Belmont enters into contract with the Arlington Gas Company to light its streets using gas and oil lamps.
Somerville Electric Light Company proposes an extension of its lines into Belmont from Arlington. Belmont agrees, and by 1889 Somerville Electric Light Company begins wiring residences in the town.
A new Massachusetts law authorizes cities and towns to buy existing electrical plants and transfer them from private to municipal ownership.
Belmont signs a second three-year contract with Somerville Electric Light Company to provide electricity for 13 arc lamps and 135 incandescent street lights.
Special town meeting votes 50 to one to purchase Somerville Electric Light Company property in Belmont. A second town meeting authorizes Selectmen to begin negotiations for purchasing the lighting system serving the town.
The Town of Belmont and Somerville Electric Light Company execute a bill of sale for all poles and related fixtures and equipment. Adalbert Dailey, an employee of the electric company, was hired to manage the newly-acquired municipal distribution system. At this time there are 34 residential customers who paid 20 cents per kilowatt-hour (kWh) to light their 20, 24, or 32 candlepower Edison incandescent lights.
Edwin P. "Ned" Taylor, Jr. becomes became Superintendent, leading the department for the next 38 years.
Belmont Municipal Light Department (BMLD) signs a contract with Cambridge Electric Company for the purchase of electric power, which was previously supplied by Somerville Electric Light Company. An agreement is also made to share poles with New England Telephone and Telegraph Company. The bulk of power supplied to Belmont goes to street lighting, however BMLD continues to operate on a “moonlight schedule”-- on cloudless nights, street lights are not lit.
BMLD grows to serve a total of 466 residential customers, 69 commercial customers, and 10 town buildings and departments. The number of streetlights in town doubles, from 158 to 338, in 1910. Rates begin to decline from 1910 to 1912, from 20 cents per kWh to 12 cents per kWh.
Electric street car service from Cambridge and Somerville increases street traffic, and the Selectmen vote to leave street lights on until 1:30 a.m. everyday regardless of the weather.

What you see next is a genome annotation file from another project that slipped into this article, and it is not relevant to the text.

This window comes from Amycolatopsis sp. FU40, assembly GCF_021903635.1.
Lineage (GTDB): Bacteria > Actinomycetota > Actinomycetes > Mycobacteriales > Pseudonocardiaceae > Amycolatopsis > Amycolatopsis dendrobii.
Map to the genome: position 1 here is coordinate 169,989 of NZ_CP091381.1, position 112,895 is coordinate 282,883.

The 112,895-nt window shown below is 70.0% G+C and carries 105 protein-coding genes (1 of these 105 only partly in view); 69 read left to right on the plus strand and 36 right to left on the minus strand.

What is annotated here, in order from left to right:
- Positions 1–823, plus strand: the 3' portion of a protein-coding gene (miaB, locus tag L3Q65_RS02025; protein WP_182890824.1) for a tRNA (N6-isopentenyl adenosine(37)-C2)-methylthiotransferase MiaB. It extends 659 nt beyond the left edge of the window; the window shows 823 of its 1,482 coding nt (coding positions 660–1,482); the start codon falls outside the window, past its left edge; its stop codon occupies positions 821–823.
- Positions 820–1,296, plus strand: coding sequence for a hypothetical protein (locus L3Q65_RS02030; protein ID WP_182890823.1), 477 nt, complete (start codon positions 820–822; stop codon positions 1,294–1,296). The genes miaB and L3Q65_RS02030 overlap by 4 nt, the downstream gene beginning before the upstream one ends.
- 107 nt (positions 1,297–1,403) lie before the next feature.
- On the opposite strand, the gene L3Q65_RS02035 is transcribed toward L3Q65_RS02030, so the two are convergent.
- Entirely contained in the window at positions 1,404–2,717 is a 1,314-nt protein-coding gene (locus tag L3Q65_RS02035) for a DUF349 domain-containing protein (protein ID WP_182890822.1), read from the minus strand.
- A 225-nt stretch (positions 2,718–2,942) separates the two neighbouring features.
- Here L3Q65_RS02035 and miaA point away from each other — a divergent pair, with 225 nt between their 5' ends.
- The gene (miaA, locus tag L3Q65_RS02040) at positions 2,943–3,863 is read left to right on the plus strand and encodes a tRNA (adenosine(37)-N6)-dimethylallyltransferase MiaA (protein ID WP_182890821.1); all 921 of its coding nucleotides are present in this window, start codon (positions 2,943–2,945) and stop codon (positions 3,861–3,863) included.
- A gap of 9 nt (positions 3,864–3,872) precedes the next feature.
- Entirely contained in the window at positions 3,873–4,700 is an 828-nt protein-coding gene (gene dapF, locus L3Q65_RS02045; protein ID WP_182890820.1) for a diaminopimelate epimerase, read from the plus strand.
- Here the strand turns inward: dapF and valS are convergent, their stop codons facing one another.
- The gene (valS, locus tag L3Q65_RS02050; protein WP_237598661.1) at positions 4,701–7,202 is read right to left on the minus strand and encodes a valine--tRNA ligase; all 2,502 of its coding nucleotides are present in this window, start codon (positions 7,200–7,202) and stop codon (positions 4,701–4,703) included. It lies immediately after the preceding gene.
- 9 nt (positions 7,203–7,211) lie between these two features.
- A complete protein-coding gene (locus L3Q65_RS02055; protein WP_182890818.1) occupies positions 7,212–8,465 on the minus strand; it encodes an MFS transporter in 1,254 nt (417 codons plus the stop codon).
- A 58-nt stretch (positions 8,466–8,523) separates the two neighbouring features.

Selectmen vote to operate street lights all night during the summer months because of the foliage on the trees.
BMLD upgrades its electric power facilities with construction of a three-phase trunt line with heavy copper wire from the meter house through School, Common, and Waverly streets. A new contract with Cambridge Electric lowers rates again and institutes a "utility" rate for cooking and use of appliances.
A substation is constructed on White Street for street lighting transformers, allowing BMLD to turn the lights off and on from a central location. Before this time, a police officer would activate a part of the system in Harvard Lawn, then travel by street car to Waverly to turn on the remaining 675 street lights.
Construction of a substation on Concord Avenue behind the old Adams Store is completed. The town of Belmont purchases the store, which had been a landmark for 60 years, to house the light department.
The town applies for a Public Works Administration (PWA) grant of $16,000 and begins construction of a brick-and-steel, two-story light department office adjacent to the substation.
Dedication of the new BMLD office coincides with the Superintendent Taylor's 70th birthday on August 8, 1934.
Chester L. Howe is named as Acting Manager of BMLD. He is named Superintendent in 1939.
BMLD upgrades its system, including the undergrounding of wires in the Cushing Square and Belmont Center area.
BMLD installs a remote relay system.
War is declared and BMLD begins to institute blackouts and dim-outs. All line extensions are stopped after the War Production Board embargoes materials such as copper.
BMLD installs additional transformers at the substation to handle the load created by the Hittenger and Shaw Estates developments.
Installation of a new primary 2300-volt cable to upgrade the Concord Avenue system from Pleasant to Winter Street is completed.
The BMLD customer base now totals nearly 8,850 customers. A survey verifies that all Belmont homes have electricity. Chester Howe retires as department manager and is replaced by Howard C. Kramer.
Charles Campbell becomes BMLD’s fifth general manager. BMLD continues to strengthen its underground and overhead distribution system.
Power costs begin to escalate, due in part to the Arab oil embargo of 1973 and double-digit inflation. Cambridge Electric files for an increase in 1973 that would raise power costs by 18%; Belmont successfully fights the increase with the Federal Power Commission and is granted a five-month reprieve.
Power supply costs continue to increase from 1974 to 1979, however conservation programs reduce consumption over the same period, and BMLD rates remain 27% to 30% below those paid by customers of privately owned electric utilities.
Joseph Mannix becomes General Manager of BMLD.
Throughout the 1980s, power supply costs and peak demand stabilize, in turn stabilizing electric rates.
BMLD announces Ken Conroy as General Manager.
Belmont purchases 111,423,360 kWh from Cambridge Electric for its 10,545 customers.
Tim McCarthy becomes General Manager of BMLD.
Belmont begins an ambitious program to connect town buildings using fiber optic technology.
BMLD moves its operation to 40 Prince Street in Belmont.
BMLD purchases its first hybrid vehicle.
Jim Palmer is announced as General Manager of BMLD.
Construction of a new substation is approved by the town.
BMLD is renamed Belmont Light and launches new website.